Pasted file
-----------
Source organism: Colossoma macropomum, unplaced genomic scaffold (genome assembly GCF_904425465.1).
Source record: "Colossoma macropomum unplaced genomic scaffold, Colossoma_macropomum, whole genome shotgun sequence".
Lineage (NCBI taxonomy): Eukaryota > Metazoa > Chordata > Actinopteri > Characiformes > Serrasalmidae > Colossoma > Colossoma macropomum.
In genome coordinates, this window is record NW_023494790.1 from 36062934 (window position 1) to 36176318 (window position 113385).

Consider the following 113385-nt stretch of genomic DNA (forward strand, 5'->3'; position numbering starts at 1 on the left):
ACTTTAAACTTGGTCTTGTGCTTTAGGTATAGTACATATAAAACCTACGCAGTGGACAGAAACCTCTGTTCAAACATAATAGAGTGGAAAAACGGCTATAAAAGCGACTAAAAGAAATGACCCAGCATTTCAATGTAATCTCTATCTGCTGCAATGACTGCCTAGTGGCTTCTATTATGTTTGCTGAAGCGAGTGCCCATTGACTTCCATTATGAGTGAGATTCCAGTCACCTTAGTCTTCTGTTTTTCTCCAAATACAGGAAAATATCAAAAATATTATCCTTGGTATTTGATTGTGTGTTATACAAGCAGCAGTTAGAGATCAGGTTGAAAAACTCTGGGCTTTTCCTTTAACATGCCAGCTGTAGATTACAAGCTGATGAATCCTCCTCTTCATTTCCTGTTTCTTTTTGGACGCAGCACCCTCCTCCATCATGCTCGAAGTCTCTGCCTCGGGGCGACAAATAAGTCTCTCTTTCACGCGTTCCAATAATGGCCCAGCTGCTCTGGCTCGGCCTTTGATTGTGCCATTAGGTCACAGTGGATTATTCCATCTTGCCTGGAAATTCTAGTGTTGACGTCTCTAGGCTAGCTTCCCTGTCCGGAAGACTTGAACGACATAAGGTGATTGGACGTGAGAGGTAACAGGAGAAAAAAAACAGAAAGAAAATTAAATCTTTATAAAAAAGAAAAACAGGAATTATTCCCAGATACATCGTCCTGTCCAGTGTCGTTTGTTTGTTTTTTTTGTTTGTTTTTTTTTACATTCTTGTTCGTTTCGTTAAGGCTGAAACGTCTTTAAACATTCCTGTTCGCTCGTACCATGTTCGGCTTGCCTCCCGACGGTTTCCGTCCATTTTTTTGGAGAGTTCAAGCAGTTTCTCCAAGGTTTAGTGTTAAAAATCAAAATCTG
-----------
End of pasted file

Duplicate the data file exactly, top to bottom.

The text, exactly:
Source organism: Colossoma macropomum, unplaced genomic scaffold (genome assembly GCF_904425465.1).
Source record: "Colossoma macropomum unplaced genomic scaffold, Colossoma_macropomum, whole genome shotgun sequence".
Lineage (NCBI taxonomy): Eukaryota > Metazoa > Chordata > Actinopteri > Characiformes > Serrasalmidae > Colossoma > Colossoma macropomum.
In genome coordinates, this window is record NW_023494790.1 from 36062934 (window position 1) to 36176318 (window position 113385).

Consider the following 113385-nt stretch of genomic DNA (forward strand, 5'->3'; position numbering starts at 1 on the left):
ACTTTAAACTTGGTCTTGTGCTTTAGGTATAGTACATATAAAACCTACGCAGTGGACAGAAACCTCTGTTCAAACATAATAGAGTGGAAAAACGGCTATAAAAGCGACTAAAAGAAATGACCCAGCATTTCAATGTAATCTCTATCTGCTGCAATGACTGCCTAGTGGCTTCTATTATGTTTGCTGAAGCGAGTGCCCATTGACTTCCATTATGAGTGAGATTCCAGTCACCTTAGTCTTCTGTTTTTCTCCAAATACAGGAAAATATCAAAAATATTATCCTTGGTATTTGATTGTGTGTTATACAAGCAGCAGTTAGAGATCAGGTTGAAAAACTCTGGGCTTTTCCTTTAACATGCCAGCTGTAGATTACAAGCTGATGAATCCTCCTCTTCATTTCCTGTTTCTTTTTGGACGCAGCACCCTCCTCCATCATGCTCGAAGTCTCTGCCTCGGGGCGACAAATAAGTCTCTCTTTCACGCGTTCCAATAATGGCCCAGCTGCTCTGGCTCGGCCTTTGATTGTGCCATTAGGTCACAGTGGATTATTCCATCTTGCCTGGAAATTCTAGTGTTGACGTCTCTAGGCTAGCTTCCCTGTCCGGAAGACTTGAACGACATAAGGTGATTGGACGTGAGAGGTAACAGGAGAAAAAAAACAGAAAGAAAATTAAATCTTTATAAAAAAGAAAAACAGGAATTATTCCCAGATACATCGTCCTGTCCAGTGTCGTTTGTTTGTTTTTTTTGTTTGTTTTTTTTTACATTCTTGTTCGTTTCGTTAAGGCTGAAACGTCTTTAAACATTCCTGTTCGCTCGTACCATGTTCGGCTTGCCTCCCGACGGTTTCCGTCCATTTTTTTGGAGAGTTCAAGCAGTTTCTCCAAGGTTTAGTGTTAAAAATCAAAATCTG